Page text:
HewlettPackard will partner with Cisco Systems and Oracle Corp. to develop products for higher-performance Unix servers — products that promise to keep an enterprise network up and running 99,9 percent of the time — from the hardware to the operating system to the database to the application. Conversely, Hp is implementing a similar solution across its NetServer line running Windows NT and cluster server software from Microsoft.
In the collaboration with Cisco and Oracle, the foundation for the new program, called 5nines:5minutes, will be new servers based on the HP-UX operating system. With production expected to begin during this year’s first half, the new systems will run the IA-64 microprocessor, and will be upgradeable via a hardware module to the upcoming Merced microprocessor when it becomes available sometime in late 1999.
True 99.9-percent uptimes, or no more than five-minutes of downtime, won’t happen until the year 2000, said Bill Russell, VP and GM of the enterprise systems group at HP. “We will have 4nines availability in 1999, with thc release of a major new system.” tie said by then, the new systems will have even more hot-swappable capabilities, from the hardware to the operating system components. Also on thc hardware side, Cisco will focus on three levels of network redundancy: the physical, thc logical link and the backbone protocol. Products as a result could be hot-swappable linecards and hot standby routing protocols, said Jayshree Ullal, VP of marketing for the enterprise line business at Cisco. Ill the area of software, Cisco will work to deliver Web-based management tools, and improve upon current software tools. Meanwhile Oracle, will continue to improve upon its Parallel Server technology, which is part of the Oracle8 network computing database,, in the areas of fail-over protection. The promise of a network that is up and running virtually all the time is a difficult one to keep. To meet this challenge, the companies will address certain categories of potential failures. Thc first is avoidance, to prevent downtimes in the first place. HP will use its consulting services to help customers build highly available and integrated infrastructures by reviewing current information technology environments for points of potential failure and implementing appropriate architectures.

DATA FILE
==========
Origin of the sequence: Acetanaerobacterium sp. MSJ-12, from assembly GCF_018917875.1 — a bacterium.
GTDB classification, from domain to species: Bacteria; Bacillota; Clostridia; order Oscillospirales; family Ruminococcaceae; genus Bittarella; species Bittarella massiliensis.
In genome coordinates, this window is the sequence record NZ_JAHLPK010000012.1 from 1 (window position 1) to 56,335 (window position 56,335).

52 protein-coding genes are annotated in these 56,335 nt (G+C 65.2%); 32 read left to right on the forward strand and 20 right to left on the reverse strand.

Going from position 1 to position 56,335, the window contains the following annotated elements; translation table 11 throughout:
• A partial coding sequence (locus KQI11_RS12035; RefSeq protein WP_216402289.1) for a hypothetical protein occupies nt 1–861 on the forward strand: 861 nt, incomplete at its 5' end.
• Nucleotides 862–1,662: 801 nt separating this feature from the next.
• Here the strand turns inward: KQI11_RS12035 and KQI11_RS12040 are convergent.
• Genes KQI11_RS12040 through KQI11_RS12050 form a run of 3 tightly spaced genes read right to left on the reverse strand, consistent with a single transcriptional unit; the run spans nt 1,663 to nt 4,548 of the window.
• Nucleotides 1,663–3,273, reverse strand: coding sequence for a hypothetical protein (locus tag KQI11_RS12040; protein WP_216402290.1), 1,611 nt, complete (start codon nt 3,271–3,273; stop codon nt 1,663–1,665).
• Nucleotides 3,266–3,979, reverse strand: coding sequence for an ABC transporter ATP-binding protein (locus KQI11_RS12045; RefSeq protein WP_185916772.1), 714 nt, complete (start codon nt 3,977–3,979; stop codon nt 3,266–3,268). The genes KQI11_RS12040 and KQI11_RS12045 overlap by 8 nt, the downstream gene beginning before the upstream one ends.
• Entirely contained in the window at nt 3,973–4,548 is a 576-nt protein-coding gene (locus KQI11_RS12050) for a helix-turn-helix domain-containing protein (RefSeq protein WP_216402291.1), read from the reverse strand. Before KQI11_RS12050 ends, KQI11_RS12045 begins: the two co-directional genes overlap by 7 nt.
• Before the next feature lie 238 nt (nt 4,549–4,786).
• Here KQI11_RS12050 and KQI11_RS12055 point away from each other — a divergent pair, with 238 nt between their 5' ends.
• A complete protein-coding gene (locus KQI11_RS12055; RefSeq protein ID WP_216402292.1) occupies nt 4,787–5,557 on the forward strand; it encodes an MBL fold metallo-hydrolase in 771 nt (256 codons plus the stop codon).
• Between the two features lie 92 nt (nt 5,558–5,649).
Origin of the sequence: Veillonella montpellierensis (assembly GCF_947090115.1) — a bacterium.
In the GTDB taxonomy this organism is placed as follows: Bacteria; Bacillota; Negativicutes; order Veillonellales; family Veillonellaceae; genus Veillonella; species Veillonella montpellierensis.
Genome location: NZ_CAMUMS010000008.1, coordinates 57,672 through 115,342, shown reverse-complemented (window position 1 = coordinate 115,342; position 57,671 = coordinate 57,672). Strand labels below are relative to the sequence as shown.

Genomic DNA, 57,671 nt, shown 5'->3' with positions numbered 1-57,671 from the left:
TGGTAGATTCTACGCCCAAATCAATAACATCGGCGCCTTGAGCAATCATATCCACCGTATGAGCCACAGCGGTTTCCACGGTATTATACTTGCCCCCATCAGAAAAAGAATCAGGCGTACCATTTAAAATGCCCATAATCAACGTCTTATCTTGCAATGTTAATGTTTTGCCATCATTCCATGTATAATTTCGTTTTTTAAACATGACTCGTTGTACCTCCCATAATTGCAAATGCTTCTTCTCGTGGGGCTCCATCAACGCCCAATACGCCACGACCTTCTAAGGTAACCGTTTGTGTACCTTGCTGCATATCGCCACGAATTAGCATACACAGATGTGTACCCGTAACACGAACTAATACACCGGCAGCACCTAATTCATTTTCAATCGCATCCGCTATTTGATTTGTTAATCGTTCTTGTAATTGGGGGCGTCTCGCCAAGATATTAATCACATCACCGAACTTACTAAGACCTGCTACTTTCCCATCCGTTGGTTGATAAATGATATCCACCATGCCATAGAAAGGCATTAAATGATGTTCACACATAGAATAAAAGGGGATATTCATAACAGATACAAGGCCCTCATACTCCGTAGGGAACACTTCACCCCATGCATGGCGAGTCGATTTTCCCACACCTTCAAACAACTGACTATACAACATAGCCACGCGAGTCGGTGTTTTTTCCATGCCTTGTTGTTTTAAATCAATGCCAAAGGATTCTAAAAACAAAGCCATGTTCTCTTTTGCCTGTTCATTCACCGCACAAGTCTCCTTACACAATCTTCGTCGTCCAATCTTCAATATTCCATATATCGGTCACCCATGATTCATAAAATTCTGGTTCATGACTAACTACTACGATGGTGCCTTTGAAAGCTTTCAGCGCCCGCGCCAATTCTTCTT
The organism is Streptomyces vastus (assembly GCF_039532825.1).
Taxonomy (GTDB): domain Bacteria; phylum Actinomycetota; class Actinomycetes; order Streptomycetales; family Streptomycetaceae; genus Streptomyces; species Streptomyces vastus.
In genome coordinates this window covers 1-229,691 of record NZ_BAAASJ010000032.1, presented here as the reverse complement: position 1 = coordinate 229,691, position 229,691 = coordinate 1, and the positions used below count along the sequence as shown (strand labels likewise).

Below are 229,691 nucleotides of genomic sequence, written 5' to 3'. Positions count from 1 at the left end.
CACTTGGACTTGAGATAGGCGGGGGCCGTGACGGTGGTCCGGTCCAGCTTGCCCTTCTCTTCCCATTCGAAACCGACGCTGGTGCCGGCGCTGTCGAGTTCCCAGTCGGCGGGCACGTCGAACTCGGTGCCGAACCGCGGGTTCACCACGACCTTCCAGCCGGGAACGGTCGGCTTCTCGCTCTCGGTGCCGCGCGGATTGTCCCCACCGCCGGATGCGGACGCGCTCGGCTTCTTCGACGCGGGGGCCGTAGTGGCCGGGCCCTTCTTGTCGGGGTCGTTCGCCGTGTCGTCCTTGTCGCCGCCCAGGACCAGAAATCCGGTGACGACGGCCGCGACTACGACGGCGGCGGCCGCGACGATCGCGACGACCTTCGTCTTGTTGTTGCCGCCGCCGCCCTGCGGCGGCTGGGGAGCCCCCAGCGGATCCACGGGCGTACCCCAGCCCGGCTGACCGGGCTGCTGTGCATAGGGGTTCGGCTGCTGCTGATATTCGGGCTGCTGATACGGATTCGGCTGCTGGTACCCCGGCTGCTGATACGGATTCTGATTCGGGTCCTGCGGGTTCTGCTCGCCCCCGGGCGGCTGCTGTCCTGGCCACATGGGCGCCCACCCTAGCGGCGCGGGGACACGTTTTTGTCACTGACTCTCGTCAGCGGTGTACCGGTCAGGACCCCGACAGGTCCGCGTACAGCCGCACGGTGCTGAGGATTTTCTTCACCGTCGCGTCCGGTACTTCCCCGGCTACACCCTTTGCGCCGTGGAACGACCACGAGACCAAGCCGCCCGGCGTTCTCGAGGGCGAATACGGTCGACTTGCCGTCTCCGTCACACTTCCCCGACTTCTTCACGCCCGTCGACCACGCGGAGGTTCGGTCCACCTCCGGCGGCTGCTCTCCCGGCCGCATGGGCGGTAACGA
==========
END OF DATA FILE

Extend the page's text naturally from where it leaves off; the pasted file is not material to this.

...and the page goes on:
The second category, regeneration, will address network recovery, or how quickly a network can refuel itself without disturbing applications. This requires quick, transparent repair of any component in the IT infrastructure, via a hot-swappable model. The third category, inclusion, includes extending uptimes across both hardware and operating systems. Simplicity, the’ fourth category, for eliminating human error and reducing installation complexities. This will be done through software that can manage, monitor and administer an entire information technology environment from a single console; in this case, through HP’s OpenView product. The goal will be to monitor an enterprise from one Web browser user interface that contains drag-and-drop functions within the database management tools for, for example, watching for traffic slowdowns on a network. HP says this new program will change the way vendors will compete. Said Mr. Russell: “Today, suppliers differentiate themselves through products that offer system availability. But as businesses are forced to compete globally, and as the Internet becomes a more common way for companies to do business, availability will be measured in terms of the customers’ perception of the availability.”